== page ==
Leading Through Transition

March 23, 2007 — 2 Comments

Leadership transitions can be fast, slow, smooth or brutal. All of them bring about change. And change always makes the people affected by the change a little bit scared about the future.

I’m currently immersed in two leadership transitions. One involves helping my successor begin well with his new team. We’ve done this, in part, through a five-day “New National Team School” that wrapped up today. The other involves me trying to lead a team 10,000 miles away through a change process. Yea, it’s been hard but good for the heart.

My good friend Kok Hiang is about 9 months into a leadership transition for the Singapore ministry. He’s hit a few bumps and grown a larger heart for God and people through the process. So, it seemed like a good idea to take the new team I’ve been coaching this week down to have a little team-to-team field trip. KH oozed with wisdom as our team asked questions and took notes (see pic) on some of his nuggets. The short version:

“Two keys to leading well through transition are 1) Timely communication with all the key stakeholders in the vision, and 2) To keep asking “What is God doing in my heart in the midst of the changes?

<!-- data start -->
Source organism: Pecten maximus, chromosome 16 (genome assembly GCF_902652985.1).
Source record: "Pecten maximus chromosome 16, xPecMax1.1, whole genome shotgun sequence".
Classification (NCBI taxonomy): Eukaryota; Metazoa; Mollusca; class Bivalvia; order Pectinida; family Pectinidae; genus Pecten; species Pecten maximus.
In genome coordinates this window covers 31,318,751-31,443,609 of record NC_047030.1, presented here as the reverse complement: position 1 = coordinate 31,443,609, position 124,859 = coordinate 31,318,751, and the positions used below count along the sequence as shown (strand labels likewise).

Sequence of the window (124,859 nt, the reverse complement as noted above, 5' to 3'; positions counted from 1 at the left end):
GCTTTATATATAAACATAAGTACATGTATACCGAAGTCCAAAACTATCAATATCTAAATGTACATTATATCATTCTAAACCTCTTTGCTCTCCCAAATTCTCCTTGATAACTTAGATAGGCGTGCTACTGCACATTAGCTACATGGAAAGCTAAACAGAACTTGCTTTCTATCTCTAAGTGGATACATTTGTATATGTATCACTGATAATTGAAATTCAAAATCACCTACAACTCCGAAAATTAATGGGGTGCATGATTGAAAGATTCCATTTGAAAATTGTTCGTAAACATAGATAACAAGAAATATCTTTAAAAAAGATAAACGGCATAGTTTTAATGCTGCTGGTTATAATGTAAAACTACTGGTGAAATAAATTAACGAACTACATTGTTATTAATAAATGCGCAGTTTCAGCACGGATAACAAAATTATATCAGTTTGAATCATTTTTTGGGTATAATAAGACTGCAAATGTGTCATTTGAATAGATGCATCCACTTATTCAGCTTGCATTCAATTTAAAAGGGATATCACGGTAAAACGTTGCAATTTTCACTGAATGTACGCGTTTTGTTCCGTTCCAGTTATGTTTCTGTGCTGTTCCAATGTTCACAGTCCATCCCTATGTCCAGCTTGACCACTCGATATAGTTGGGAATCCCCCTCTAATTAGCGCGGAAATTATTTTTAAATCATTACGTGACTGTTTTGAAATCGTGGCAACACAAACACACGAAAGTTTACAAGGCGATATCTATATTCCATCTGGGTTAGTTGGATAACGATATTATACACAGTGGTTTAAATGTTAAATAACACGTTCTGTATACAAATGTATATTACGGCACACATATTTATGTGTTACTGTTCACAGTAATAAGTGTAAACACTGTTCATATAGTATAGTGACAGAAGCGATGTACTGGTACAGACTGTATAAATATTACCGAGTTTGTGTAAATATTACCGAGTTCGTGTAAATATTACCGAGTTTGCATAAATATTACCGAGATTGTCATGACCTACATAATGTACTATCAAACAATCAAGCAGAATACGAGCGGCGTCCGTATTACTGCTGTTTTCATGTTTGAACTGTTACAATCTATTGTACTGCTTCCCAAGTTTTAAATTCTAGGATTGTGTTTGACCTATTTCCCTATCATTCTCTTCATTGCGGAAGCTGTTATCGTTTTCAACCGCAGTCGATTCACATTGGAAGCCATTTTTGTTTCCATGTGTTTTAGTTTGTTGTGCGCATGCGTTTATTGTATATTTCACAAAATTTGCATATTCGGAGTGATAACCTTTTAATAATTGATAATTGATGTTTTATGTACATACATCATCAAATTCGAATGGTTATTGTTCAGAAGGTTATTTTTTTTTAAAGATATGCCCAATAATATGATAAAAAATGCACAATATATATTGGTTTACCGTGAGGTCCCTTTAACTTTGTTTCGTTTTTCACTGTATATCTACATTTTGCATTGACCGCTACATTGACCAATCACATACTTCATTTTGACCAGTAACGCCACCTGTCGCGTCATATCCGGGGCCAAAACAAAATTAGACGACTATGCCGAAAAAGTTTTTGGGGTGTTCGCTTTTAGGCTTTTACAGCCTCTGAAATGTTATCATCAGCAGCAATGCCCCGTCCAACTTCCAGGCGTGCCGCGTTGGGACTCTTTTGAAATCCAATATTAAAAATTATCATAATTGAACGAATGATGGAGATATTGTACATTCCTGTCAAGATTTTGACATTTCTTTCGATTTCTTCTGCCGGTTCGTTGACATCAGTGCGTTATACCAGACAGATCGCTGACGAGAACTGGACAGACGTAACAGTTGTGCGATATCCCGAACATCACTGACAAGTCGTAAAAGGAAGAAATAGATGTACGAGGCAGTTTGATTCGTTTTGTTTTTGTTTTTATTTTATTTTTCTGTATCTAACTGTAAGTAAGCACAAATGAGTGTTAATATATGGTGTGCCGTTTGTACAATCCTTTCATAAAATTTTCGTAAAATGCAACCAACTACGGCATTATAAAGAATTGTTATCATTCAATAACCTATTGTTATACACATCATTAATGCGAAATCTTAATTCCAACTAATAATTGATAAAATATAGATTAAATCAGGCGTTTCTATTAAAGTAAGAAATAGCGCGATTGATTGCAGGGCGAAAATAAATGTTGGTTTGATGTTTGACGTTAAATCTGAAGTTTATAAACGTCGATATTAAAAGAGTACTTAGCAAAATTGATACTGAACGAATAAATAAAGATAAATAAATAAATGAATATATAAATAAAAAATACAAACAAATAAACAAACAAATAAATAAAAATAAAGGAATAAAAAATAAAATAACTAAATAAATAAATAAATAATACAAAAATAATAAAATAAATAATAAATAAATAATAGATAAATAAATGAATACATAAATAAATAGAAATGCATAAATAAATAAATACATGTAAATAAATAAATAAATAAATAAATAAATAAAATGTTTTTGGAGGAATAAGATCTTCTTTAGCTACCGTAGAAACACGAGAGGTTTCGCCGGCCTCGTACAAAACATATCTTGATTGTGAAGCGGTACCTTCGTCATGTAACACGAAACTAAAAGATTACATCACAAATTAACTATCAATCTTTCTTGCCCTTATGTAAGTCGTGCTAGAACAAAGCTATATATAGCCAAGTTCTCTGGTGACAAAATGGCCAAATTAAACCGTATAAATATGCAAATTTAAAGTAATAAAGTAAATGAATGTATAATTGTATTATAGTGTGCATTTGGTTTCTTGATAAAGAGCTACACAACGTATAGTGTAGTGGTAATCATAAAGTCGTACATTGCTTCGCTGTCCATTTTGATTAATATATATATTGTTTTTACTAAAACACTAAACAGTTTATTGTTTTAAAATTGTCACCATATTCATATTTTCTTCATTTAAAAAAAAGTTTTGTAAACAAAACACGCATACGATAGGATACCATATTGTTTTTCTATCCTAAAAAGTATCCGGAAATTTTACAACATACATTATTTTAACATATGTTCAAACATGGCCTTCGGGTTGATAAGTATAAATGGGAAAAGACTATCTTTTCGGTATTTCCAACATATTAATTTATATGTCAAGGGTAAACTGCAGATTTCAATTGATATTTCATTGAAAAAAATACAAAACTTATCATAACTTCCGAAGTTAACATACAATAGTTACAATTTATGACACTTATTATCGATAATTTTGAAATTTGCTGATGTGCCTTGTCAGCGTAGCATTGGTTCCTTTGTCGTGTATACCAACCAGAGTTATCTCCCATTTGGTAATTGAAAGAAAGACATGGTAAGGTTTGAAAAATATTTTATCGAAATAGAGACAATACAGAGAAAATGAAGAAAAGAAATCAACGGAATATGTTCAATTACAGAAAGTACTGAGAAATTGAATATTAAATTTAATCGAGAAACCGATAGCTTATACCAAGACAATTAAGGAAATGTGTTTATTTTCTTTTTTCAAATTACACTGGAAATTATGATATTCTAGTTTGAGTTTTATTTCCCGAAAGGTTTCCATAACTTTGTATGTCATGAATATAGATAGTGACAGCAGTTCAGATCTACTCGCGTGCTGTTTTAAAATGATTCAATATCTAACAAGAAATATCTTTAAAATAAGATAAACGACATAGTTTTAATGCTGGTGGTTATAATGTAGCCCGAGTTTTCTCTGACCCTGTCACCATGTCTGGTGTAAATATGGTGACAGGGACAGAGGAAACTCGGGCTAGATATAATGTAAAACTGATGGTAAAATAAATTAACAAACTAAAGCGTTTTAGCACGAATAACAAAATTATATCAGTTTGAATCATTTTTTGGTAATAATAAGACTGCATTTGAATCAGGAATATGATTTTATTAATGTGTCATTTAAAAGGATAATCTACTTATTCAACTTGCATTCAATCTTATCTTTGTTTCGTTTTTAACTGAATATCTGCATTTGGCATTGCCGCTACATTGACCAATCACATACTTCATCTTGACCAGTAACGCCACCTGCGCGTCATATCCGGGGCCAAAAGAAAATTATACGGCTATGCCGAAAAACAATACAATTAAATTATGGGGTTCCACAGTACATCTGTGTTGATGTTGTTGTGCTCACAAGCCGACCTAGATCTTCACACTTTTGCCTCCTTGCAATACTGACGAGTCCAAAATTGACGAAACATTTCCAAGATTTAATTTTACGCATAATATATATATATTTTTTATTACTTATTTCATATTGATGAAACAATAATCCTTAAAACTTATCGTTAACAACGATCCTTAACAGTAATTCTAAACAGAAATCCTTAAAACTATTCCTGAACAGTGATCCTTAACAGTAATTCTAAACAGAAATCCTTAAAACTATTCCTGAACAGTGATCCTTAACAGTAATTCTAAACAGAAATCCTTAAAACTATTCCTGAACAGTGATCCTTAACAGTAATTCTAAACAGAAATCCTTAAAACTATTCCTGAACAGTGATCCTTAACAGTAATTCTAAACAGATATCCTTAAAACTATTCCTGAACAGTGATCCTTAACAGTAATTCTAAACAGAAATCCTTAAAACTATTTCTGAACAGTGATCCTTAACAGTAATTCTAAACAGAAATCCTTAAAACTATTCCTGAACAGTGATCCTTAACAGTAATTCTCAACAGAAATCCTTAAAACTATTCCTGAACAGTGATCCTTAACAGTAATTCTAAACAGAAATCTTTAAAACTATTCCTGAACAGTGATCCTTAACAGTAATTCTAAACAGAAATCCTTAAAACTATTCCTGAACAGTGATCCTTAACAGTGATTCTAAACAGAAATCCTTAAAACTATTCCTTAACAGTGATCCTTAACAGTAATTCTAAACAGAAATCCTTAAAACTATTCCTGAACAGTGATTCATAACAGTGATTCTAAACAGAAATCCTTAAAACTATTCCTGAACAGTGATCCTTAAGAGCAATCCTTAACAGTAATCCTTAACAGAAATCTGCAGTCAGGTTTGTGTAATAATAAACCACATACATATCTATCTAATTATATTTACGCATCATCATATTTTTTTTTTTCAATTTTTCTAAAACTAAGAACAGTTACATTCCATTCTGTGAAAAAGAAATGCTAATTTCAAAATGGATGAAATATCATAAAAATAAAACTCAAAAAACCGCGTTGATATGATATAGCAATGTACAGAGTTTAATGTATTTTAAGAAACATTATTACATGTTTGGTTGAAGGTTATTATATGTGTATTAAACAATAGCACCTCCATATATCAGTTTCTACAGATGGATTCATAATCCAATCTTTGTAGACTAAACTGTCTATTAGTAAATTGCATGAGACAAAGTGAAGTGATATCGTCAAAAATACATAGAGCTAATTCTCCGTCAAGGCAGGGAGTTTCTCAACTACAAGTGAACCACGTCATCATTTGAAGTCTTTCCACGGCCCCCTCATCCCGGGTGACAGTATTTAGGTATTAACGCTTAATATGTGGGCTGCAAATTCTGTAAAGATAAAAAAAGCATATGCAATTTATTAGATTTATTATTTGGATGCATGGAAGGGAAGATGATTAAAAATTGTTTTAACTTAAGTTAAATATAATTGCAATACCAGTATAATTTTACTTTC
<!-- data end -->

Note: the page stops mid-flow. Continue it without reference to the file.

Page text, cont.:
“Well-led change involves five Re’s:

  1. Re-kindling. Our hearts must grow with the vision.
  2. Re-prioritizing. Realignment, refocusing, and reclarification of our direction.
  3. Re-newal of leadership. Injection of new blood (hopefully not a complete transfusion).
  4. Re-structuring. Leveraging our critical resources in light of strategic moves forward.
  5. Re-source generation. Tapping new sources of innovation, tools, people and money.”

Thanks, KH, for the wise counsel.
Lesson for anyone in the change process: Consider KH’s advice.

2 responses to Leading Through Transition

  1. Makes me wish I’d joined the group that afternoon for the field trip. It was great to learn from and with you and help coach the team a little during this past week. Great new pic of the family on the blog sidebar!

  2. Yes, it was a very engaging learning experience – live, visceral, and practical. It’s crucial to exit our own well-worn pathways. Stuff like this helps me un-learn and validate assumptions.

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